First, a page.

Second stage: Acquiring writing fluency

By the time the learner reaches this stage, he's to have the standard vocabulary used by news websites. He's to know the most used verbs, nouns and adjectives as well as their conjugation and declension patterns. In this stage the learner will use the vocabulary he acquired to write blog-like entries in the website Lang-8 (http://www.lang-8.com). This is the stage that will focus the heaviest on grammar. The learner must submit his texts to Lang-8, compare their texts with the corrections submitted by native icelanders and study the mistakes in order to get rid of the majority of them. Sites like WordReferenceForums (http://forum.wordreference.com/forumdisplay.php?f=75) can be used to answer specific answer regarding grammar and Wikipedia's article on Icelandic grammar covers the technical intricacies. The learner when writing an entry must translate the words he wants to use in his entries using a translato…
Comment too long. Click here to view the full text.


Not a polygot by Polly Murdwill - Mon, 04 Aug 2014 11:57:36 EST ID:PUY3prz5 No.11590 Ignore Report Reply Quick Reply
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I'm 26 years old and I only speak English. There is no doubt in my mind that I am progressing in Spanish very quickly.

Would it be implausible for me to seek a degree in Linguistics?
>>
William Chackleforth - Mon, 04 Aug 2014 13:06:48 EST ID:/B/BFMOS No.11591 Ignore Report Quick Reply
Of course not. And you don't have to be a competent speaker of multiple languages to have a degree in linguistics, although it would be very weird if you got that far and didn't pick up a few.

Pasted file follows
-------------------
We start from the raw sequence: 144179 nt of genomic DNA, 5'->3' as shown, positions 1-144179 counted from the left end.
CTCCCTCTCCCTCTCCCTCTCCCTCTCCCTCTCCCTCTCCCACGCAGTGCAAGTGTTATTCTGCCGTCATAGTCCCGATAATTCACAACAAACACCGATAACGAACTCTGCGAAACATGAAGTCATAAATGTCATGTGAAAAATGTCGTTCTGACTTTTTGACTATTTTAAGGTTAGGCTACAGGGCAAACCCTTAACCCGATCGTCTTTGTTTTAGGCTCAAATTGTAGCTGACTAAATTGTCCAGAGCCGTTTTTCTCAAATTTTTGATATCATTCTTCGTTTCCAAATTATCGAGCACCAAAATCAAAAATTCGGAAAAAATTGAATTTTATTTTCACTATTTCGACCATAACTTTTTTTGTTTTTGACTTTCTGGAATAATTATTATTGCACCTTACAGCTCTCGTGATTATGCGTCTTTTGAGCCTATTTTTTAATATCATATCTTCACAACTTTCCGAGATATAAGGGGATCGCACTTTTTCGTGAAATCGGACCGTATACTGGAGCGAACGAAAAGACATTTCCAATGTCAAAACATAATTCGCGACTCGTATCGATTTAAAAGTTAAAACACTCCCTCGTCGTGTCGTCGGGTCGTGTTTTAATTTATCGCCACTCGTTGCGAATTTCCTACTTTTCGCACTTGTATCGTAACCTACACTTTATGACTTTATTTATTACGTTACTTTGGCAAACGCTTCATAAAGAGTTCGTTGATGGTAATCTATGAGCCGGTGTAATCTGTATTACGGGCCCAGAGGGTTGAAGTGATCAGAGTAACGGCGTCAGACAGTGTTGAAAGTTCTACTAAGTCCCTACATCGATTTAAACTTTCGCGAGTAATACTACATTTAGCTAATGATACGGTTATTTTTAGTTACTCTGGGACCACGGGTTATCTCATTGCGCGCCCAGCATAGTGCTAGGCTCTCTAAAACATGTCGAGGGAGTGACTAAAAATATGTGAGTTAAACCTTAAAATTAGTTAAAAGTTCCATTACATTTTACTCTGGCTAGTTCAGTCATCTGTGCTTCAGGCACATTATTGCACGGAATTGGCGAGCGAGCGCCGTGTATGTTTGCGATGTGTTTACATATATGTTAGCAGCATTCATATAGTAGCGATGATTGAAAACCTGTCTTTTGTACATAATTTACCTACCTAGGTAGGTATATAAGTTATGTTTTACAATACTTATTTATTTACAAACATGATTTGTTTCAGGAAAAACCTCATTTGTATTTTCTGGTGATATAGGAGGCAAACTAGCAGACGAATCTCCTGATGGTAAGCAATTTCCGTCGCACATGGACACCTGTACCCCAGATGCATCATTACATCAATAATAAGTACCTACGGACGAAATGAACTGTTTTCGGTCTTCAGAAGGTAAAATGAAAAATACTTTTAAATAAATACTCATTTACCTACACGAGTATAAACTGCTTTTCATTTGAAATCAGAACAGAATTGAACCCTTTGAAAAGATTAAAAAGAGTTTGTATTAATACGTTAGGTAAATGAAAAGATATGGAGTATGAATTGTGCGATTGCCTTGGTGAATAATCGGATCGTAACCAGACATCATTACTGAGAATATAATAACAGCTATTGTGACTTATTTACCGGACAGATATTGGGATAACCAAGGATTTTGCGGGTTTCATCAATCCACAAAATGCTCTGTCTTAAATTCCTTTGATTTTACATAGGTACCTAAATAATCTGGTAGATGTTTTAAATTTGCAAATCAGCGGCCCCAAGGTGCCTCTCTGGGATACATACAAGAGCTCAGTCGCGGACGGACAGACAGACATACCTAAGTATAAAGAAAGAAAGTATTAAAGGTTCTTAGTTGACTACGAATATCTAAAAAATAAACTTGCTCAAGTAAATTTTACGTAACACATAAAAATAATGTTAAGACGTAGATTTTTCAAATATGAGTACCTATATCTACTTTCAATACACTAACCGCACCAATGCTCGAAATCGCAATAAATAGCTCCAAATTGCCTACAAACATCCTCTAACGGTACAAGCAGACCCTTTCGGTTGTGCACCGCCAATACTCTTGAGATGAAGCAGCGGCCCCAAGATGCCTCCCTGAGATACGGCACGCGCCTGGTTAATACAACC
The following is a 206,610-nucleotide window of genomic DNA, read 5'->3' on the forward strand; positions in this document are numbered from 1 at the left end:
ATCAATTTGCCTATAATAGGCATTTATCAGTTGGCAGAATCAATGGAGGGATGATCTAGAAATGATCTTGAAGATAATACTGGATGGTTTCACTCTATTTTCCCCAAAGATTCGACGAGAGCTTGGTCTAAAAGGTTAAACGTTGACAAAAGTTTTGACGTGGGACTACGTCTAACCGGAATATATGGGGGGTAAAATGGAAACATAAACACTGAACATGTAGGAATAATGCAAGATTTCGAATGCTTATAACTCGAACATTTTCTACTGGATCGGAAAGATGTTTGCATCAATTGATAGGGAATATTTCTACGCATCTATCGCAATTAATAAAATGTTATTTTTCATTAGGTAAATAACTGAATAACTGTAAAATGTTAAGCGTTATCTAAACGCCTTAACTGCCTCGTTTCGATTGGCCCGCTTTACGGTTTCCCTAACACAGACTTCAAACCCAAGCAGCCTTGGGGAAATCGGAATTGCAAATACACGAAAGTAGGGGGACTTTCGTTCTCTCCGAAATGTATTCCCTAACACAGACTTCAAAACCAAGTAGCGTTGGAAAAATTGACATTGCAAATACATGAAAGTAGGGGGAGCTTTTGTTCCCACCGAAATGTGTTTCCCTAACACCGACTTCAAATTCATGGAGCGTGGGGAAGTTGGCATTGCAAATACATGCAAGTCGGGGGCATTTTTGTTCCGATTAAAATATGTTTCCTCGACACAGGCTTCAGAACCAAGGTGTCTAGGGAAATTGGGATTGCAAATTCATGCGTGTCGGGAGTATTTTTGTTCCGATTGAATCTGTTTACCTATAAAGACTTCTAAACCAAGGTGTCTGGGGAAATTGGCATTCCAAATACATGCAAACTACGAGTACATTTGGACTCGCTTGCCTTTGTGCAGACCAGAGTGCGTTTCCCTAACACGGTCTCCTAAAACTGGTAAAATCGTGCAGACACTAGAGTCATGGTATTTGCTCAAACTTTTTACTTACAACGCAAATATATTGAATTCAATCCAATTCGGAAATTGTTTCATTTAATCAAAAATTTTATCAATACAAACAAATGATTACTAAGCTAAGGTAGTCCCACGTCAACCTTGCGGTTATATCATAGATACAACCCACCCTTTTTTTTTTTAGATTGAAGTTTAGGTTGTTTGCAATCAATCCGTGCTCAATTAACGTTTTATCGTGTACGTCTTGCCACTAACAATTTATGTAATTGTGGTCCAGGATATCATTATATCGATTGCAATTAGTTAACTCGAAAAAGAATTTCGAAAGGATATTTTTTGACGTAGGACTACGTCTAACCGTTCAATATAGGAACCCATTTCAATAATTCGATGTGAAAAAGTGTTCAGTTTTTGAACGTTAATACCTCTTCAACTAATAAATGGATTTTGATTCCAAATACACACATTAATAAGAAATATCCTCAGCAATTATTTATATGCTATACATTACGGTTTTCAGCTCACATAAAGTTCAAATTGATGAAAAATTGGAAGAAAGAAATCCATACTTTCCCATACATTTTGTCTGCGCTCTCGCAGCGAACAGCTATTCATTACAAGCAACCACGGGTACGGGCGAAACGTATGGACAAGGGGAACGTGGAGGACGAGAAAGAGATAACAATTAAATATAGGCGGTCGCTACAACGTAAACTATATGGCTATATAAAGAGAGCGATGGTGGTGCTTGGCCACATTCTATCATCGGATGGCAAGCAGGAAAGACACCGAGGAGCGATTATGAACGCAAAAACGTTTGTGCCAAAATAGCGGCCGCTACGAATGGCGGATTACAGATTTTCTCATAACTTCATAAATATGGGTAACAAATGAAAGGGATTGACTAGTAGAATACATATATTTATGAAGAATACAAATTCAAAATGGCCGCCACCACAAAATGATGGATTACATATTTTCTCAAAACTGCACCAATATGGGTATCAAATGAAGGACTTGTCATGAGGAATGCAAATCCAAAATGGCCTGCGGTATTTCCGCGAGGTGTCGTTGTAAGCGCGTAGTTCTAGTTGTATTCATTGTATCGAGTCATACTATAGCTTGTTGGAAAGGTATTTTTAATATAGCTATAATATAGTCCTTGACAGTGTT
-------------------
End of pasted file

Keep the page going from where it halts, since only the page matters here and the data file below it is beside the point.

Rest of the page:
>>
Edward Honeyfield - Wed, 06 Aug 2014 05:49:45 EST ID:w4o0Iqm5 No.11597 Ignore Report Quick Reply
>>11590
There are plenty of linguists who only speak one languge. If you want to learn languages get a degree in languages instead .
>>
Oliver Hebbershaw - Fri, 08 Aug 2014 16:10:56 EST ID:qizTVHik No.11603 Ignore Report Quick Reply
How's that Spanish coming along? It was coming super quickly for me at first until I got owned and realized there's so much I didn't know. Still progressing though.
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Jack Sunningstone - Wed, 20 Aug 2014 22:40:49 EST ID:zQYXj+n2 No.11616 Ignore Report Quick Reply
That is an impressive reference, dude.


japanese question by Doris Snodgold - Sat, 12 Apr 2014 19:55:14 EST ID:aNRx9wD5 No.11234 Ignore Report Reply Quick Reply
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how does one write/say "snake river" in japanese?

hebi = snake

kawa = river

hebi kawa = snake river?
>>
Martha Brullerpack - Sun, 13 Apr 2014 03:24:59 EST ID:NqJL1ymG No.11235 Ignore Report Quick Reply
Don't know for sure, just trying to help, but I would think either

hebi no kawa == river of snakes with the genitive postfix, if an unnatural construction (like a hitherto unknown or undescribed thing, especially when brought up for analogy). Might be a bit more "snake's river" than intended if it's anything like the head final languages I'm used to.

else I think Japanese has that areal lenition-induced consonant gradation thing going on:

hebigawa

Again don't know.
>>
moxie !QvI1p9.OFY - Tue, 15 Apr 2014 04:15:23 EST ID:avmU74pl No.11237 Ignore Report Quick Reply
sorry i'm high as fuck i've been staring at this for like an hour now wtf.

>>11235
蛇の川 (へびのかわ hebi no kawa) is "river of the snake" or "snake's river" but i think i prefer the former translation becuase... の (no) is a genitive particle... for example, if you had 川の蛇, it's now "snake of the river" or "river's snake."

but you don't really need a genitive particle here because i think snake is supposed to be a descriptive word, so unless it's a literal snake owning the river.......

>>11234
蛇川 (へびがわ hebigawa) sounds more like what you're looking for. one word.
>>
moxie !QvI1p9.OFY - Tue, 15 Apr 2014 04:15:44 EST ID:avmU74pl No.11238 Ignore Report Quick Reply
>>11237